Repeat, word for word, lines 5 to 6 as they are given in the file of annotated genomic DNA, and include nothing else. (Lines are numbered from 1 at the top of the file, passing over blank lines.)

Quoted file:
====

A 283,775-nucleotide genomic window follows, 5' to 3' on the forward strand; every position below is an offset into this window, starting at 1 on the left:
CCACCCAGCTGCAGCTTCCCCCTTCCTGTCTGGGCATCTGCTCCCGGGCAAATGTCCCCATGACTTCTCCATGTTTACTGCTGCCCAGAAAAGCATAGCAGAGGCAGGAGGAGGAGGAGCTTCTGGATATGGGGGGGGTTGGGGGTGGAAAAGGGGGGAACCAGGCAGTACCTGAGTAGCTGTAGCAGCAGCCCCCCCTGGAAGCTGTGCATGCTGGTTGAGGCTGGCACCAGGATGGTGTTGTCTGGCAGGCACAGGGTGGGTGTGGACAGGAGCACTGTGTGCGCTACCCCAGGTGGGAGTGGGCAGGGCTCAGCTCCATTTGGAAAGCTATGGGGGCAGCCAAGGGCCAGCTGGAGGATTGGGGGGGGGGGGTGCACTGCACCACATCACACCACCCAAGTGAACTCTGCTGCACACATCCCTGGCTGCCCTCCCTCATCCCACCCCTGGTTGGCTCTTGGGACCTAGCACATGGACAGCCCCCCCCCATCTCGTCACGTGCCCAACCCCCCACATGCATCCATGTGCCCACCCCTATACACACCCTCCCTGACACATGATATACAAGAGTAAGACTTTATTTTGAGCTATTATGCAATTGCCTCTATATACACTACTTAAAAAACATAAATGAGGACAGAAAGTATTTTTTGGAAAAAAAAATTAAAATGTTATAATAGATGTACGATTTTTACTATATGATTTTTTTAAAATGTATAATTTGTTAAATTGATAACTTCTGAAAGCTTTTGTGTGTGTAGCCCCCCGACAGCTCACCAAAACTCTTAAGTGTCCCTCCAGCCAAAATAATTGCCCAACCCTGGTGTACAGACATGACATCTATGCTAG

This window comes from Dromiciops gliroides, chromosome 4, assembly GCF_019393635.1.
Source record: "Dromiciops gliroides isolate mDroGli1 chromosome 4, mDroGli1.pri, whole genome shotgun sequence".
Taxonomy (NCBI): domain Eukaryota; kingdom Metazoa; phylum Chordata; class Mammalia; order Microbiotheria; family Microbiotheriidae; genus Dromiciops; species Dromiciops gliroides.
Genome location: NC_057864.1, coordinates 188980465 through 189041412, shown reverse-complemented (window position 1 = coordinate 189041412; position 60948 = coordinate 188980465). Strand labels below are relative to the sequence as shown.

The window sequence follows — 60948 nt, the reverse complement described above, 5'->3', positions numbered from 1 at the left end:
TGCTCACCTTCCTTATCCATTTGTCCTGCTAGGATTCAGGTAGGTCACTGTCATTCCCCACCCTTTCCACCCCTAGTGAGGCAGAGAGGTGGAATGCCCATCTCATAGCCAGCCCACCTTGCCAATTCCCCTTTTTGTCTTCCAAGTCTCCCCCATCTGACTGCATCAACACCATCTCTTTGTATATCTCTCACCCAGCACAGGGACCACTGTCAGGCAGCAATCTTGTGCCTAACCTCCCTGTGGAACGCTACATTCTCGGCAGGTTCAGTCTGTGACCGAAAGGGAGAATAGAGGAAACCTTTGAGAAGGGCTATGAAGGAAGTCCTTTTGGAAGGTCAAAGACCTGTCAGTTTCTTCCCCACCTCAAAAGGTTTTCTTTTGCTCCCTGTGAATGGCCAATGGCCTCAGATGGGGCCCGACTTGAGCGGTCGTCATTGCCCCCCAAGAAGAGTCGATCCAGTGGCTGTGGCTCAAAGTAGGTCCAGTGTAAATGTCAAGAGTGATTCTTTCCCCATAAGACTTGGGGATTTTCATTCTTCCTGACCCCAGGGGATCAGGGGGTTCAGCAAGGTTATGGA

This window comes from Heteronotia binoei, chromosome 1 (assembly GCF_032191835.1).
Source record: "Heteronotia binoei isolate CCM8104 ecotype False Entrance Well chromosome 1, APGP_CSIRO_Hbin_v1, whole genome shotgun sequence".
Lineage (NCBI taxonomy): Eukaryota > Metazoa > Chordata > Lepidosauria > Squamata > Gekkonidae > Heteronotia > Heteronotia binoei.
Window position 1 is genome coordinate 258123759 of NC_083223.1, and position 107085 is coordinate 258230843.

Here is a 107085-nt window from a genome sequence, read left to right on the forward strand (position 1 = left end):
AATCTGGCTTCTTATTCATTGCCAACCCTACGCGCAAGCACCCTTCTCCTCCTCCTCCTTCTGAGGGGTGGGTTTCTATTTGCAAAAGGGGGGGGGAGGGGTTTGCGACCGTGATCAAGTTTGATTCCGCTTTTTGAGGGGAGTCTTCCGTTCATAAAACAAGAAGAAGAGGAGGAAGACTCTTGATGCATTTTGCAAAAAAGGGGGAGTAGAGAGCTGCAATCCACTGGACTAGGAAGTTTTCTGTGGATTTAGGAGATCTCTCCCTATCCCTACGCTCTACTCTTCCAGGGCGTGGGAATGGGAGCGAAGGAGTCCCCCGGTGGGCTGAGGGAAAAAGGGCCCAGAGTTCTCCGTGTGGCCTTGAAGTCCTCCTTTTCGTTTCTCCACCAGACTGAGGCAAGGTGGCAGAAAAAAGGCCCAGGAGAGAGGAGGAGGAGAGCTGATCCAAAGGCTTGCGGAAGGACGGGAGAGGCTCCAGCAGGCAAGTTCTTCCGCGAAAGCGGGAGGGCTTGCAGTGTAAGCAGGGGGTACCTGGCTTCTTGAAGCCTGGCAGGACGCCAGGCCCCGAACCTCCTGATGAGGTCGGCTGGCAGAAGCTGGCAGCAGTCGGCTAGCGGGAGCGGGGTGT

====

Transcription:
Taxonomy (NCBI): domain Eukaryota; kingdom Metazoa; phylum Chordata; class Mammalia; order Microbiotheria; family Microbiotheriidae; genus Dromiciops; species Dromiciops gliroides.
Genome location: NC_057864.1, coordinates 188980465 through 189041412, shown reverse-complemented (window position 1 = coordinate 189041412; position 60948 = coordinate 188980465). Strand labels below are relative to the sequence as shown.